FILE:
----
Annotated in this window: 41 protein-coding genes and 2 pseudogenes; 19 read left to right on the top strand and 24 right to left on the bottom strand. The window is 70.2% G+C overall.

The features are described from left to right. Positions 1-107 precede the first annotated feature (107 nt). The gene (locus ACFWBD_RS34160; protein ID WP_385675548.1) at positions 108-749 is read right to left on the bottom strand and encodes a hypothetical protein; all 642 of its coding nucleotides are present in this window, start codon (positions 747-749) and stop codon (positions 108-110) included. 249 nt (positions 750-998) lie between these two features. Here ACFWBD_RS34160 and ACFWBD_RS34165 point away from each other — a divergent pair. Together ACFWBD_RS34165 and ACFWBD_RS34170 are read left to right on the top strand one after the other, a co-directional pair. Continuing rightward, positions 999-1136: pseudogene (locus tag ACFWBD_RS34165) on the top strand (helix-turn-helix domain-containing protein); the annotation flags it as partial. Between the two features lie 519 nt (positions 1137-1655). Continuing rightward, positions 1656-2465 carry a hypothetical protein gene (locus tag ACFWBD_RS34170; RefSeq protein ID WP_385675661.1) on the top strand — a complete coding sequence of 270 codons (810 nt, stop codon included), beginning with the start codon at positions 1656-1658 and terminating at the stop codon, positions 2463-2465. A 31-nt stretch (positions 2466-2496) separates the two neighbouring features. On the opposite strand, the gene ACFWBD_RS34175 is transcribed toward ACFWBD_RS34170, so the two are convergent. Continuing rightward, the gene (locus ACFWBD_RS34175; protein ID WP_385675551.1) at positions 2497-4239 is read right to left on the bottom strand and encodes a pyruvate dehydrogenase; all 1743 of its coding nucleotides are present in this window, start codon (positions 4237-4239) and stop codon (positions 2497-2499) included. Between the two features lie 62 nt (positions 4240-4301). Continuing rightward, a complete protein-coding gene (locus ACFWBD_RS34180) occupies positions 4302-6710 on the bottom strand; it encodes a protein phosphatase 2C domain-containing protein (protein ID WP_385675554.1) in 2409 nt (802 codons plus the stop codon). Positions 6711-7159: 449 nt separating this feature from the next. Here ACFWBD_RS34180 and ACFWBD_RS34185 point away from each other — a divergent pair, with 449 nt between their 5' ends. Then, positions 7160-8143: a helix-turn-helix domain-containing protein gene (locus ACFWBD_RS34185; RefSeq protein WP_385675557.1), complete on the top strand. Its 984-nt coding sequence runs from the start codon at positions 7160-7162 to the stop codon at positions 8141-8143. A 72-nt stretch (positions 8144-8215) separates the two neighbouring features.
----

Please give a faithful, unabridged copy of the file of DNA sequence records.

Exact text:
Annotated in this window: 41 protein-coding genes and 2 pseudogenes; 19 read left to right on the top strand and 24 right to left on the bottom strand. The window is 70.2% G+C overall.

The features are described from left to right. Positions 1-107 precede the first annotated feature (107 nt). The gene (locus ACFWBD_RS34160; protein ID WP_385675548.1) at positions 108-749 is read right to left on the bottom strand and encodes a hypothetical protein; all 642 of its coding nucleotides are present in this window, start codon (positions 747-749) and stop codon (positions 108-110) included. 249 nt (positions 750-998) lie between these two features. Here ACFWBD_RS34160 and ACFWBD_RS34165 point away from each other — a divergent pair. Together ACFWBD_RS34165 and ACFWBD_RS34170 are read left to right on the top strand one after the other, a co-directional pair. Continuing rightward, positions 999-1136: pseudogene (locus tag ACFWBD_RS34165) on the top strand (helix-turn-helix domain-containing protein); the annotation flags it as partial. Between the two features lie 519 nt (positions 1137-1655). Continuing rightward, positions 1656-2465 carry a hypothetical protein gene (locus tag ACFWBD_RS34170; RefSeq protein ID WP_385675661.1) on the top strand — a complete coding sequence of 270 codons (810 nt, stop codon included), beginning with the start codon at positions 1656-1658 and terminating at the stop codon, positions 2463-2465. A 31-nt stretch (positions 2466-2496) separates the two neighbouring features. On the opposite strand, the gene ACFWBD_RS34175 is transcribed toward ACFWBD_RS34170, so the two are convergent. Continuing rightward, the gene (locus ACFWBD_RS34175; protein ID WP_385675551.1) at positions 2497-4239 is read right to left on the bottom strand and encodes a pyruvate dehydrogenase; all 1743 of its coding nucleotides are present in this window, start codon (positions 4237-4239) and stop codon (positions 2497-2499) included. Between the two features lie 62 nt (positions 4240-4301). Continuing rightward, a complete protein-coding gene (locus ACFWBD_RS34180) occupies positions 4302-6710 on the bottom strand; it encodes a protein phosphatase 2C domain-containing protein (protein ID WP_385675554.1) in 2409 nt (802 codons plus the stop codon). Positions 6711-7159: 449 nt separating this feature from the next. Here ACFWBD_RS34180 and ACFWBD_RS34185 point away from each other — a divergent pair, with 449 nt between their 5' ends. Then, positions 7160-8143: a helix-turn-helix domain-containing protein gene (locus ACFWBD_RS34185; RefSeq protein WP_385675557.1), complete on the top strand. Its 984-nt coding sequence runs from the start codon at positions 7160-7162 to the stop codon at positions 8141-8143. A 72-nt stretch (positions 8144-8215) separates the two neighbouring features.